• Partners are : Innovators, Research Agency, Technology Partner, Helpline support, SMS Gateway Provider, Mobile Operators, Donors & Regulatory AuthoritiesShort conclusion. Say we hope they learned something about each of the proposed knowledge areas. Emphasize that if we identify the right set of partners, we aim to launch CycleTel in 2012.  30 sec or less
  • Partners are : Innovators, Research Agency, Technology Partner, Helpline support, SMS Gateway Provider, Mobile Operators, Donors & Regulatory AuthoritiesShort conclusion. Say we hope they learned something about each of the proposed knowledge areas. Emphasize that if we identify the right set of partners, we aim to launch CycleTel in 2012.  30 sec or less
  • Partnerships become more complex as you go through the development to deployment process. There are technology partners that support the actual functioning of the service (hosting provider, technology partner, sms gateway provider, aggregators), there are quality assurance partners (call center, data management/research organizations), as well as a central partner (such as IRH) that manages the moving parts and maintains ownership over the service. This is the situation for CycleTel in India, and it could very well be different for other mHealth services in other countries.

Transcript

  • 1. The Value of Formative Research & Partnerships in mHealth: The Experience of CycleTel™ in India CORE Group May 1, 2012 Susana Mendoza Birdsong Institute for Reproductive Health, Georgetown University
  • 2. Q:Can we leverage the growing telecomindustry and ubiquity of mobile phonesto expand access to and addressunmet need for family planning inIndia?
  • 3. A:Our research in India on CycleTelsuggests “yes.” Let me tell you more.
  • 4. The Standard Days Method® (SDM):A Direct-to-Consumer Approach to Family Planning SDM IS WELL-POSITIONED FOR DIRECT- TO-CONSUMER APPROACHES  Knowledge based  Does not require a visit to a provider (for initiation or re-supply)  Easy to teach & learn VALUE PROPOSITION  As a new FP method, SDM is not yet widely available  Direct-to-consumer approaches expand access to SDM thru avenues outside of health services
  • 5. CycleTel™Family Planning on the Mobile Phone  What?  A mobile health service that uses text messaging to facilitate use of SDM  Unique: Goes beyond unidirectional provision of health information  How?  Alerts woman of her fertile days via SMS during each menstrual cycle  Requires a woman to send in the start date of her period each cycle  Where?  Tested and built in India
  • 6. Model: Formative Research to Scale Product Launch Partnership & Scale Development up Business Planning Planned 2012 Planned 2012 Automated Jan-Feb „12 TestingProof-of- Jul „11-Jan „12Concept Sep ‟09 – Jul „11
  • 7. Structure of CycleTel Proof-of-Concept 3 Phases ObjectivesFocus Group  Understand phone use patterns  Determine potential interest among targetDiscussions audience54 participants  Explore appropriate messaging and preferences for the serviceCognitive Interviews  Verify comprehension of messages18 participants  Adapt and finalize messages (in English & Hinglish)Manual Testing  Enroll women for 2 cycles to assess feasibility,26 women in Lucknow satisfaction and correct method use21-28 years old, housewives  Initially used a low-cost open source software to manually send/receive messages (FrontlineSMS)88 women in New Delhi  Troubleshoot problems and determine how to24-33 years, working women improve service  Determine target audience
  • 8. Profile of Delhi Phase Participants  Age: 24-33 years; mean age 28.4 yrs  Education: Bachelors degree and above  Employment: 97% employed (either full time or part time)  Children: 97% had children, 52% had 1 child, 48% had 2 children  Current use of FP: 77% were using condoms inconsistently; others were either not using any method or using traditional methods  Mobile phone use: All participants owned a personal mobile phone;15% reported sharing their cell phone with someone regularly
  • 9. Completion Rates 90 80 88 82 84 80 70# of Participants 60 50 40 30 20 10 10 0 Enrolled 1st Follow-up 2nd Follow-up Female Exit Male Exit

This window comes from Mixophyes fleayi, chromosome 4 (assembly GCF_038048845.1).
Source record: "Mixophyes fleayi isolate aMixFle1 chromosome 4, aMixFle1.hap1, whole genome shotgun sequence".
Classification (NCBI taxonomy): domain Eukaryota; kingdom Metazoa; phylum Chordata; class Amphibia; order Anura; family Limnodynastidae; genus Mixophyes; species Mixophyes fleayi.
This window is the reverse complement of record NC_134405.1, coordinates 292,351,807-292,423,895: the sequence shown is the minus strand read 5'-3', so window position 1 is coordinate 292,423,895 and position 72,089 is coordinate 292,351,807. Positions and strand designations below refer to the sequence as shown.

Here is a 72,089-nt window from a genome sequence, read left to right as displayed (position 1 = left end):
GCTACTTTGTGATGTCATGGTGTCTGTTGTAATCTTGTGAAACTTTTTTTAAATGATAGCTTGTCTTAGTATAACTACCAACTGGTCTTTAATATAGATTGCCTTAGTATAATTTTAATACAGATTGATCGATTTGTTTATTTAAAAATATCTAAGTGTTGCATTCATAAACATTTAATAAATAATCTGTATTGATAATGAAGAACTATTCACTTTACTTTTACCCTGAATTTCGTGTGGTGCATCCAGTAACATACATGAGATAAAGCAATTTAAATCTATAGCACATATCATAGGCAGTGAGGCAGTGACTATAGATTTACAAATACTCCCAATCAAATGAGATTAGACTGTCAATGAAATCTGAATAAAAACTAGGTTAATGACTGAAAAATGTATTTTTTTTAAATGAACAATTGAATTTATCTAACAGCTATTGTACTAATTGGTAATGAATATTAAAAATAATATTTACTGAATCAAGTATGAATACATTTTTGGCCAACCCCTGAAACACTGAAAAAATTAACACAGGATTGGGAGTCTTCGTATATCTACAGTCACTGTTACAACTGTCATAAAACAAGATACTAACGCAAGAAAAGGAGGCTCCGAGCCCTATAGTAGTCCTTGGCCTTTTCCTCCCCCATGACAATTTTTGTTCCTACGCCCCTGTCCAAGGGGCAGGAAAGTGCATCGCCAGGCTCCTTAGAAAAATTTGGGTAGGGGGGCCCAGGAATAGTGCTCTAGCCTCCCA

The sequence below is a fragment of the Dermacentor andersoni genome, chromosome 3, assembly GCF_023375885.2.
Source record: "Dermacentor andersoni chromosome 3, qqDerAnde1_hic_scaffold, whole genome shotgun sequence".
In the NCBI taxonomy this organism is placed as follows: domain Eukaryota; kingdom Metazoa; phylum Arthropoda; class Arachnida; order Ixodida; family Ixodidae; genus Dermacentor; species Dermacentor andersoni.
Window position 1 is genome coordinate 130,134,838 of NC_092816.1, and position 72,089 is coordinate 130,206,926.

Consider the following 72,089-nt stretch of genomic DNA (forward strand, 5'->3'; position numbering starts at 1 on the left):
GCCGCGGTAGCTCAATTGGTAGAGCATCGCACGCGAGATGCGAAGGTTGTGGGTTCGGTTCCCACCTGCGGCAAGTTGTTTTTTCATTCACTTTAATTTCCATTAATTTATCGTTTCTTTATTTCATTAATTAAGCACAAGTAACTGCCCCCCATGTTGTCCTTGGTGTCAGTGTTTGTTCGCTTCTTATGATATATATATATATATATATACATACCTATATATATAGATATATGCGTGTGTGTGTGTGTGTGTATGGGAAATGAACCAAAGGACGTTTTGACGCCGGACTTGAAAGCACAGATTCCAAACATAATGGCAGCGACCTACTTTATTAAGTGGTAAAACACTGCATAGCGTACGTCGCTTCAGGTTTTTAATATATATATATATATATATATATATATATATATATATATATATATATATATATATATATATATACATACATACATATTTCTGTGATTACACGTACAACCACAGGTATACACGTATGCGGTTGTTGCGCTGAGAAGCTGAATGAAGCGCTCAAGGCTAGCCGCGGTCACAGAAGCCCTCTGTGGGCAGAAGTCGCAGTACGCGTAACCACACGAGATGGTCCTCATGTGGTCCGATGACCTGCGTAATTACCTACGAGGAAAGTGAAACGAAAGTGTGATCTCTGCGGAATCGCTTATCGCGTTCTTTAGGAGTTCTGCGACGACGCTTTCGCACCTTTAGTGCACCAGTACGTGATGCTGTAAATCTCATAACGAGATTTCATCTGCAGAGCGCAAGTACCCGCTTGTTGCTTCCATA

• 10. Results: Satisfaction, Ease of Use, Correct Use 100% of users wouldSatisfaction & 92% were very satisfied recommend the service toEase of Use with CycleTel to prevent friends pregnancy Features users liked the most: ease of 98% said it was easy to use, convenience, lack of send/receive SMS side effects 95% participants reported that they received SMS at an appropriate time and that the # of messages sent were the “right amount” 37% of participants 22% reporting havingCorrect Use called the helpline unprotected sex during an during the 1st cycle of unsafe day during the 1st cycle use, 15% called during of use; this decreased to 13% during the 2nd cycle of use the 2nd cycle of use
  • 11. Results: Male Involvement & Willingness to Pay 23% expressed interested in Male 76% said it was easy to having their husbandInvolvement tell their husband that it receive unsafe day alerts was an unsafe day. too About 70% of women reported showing their husbands messages from CycleTel 83% of users said that they would be willing toWillingness to Pay pay on average Rs. 33 per month for the CycleTel service, ranging from Rs. 15-400 (US $1 = Rs. 45)
  • 12. Using Research Results to Design the Innovation Confirmed timing and frequency of messages Identified messages that could be improved based on user-feedback Confirmed need for a call center Identified issues with the service‟s functionality (e.g., some women had issues with the screening questions and we are exploring other options to improve the experience) Determined that men do not necessarily want to receive the messages, but some would like to have the option Determined attributes of the service (e.g., ease of use, no side effects, confidential) that could be used in marketing campaigns
  • 13. Key Takeaways: Value of Formative Research Proof-of-concept results and user-feedback were critical to design and develop a service that met the needs of the target population. There are low-cost open source platforms available (e.g., FrontlineSMS) that can help an organization test a concept. Only with proof-of-concept results did IRH move forward with investing in technology development.
  • 14. A Note on PartnershipsFORMATIVE RESEARCH Lead org. – IRH Research Agency FrontlineSMS PILOT TESTING Donor - USAID  Lead organization – IRH  Technology partner – ThoughtWorks  SMS Gateway Provider – Unicel  Hosting Provider PUBLIC LAUNCH & SUSTAINABILITY  Call Center – ISHP  Research Agency  Lead organization – IRH?  Donor - USAID  Technology partner  Aggregators/Mobile operators  SMS Gateway Provider  Hosting Provider  Call Center  Data Management Organization  Marketing Agency  Regulatory Authorities  Donor(s)
  • 15. CycleTel ™ Family planning via SMSFor more information, contact Meredith Puleio at mp447@georgetown.edu or visit www.irh.org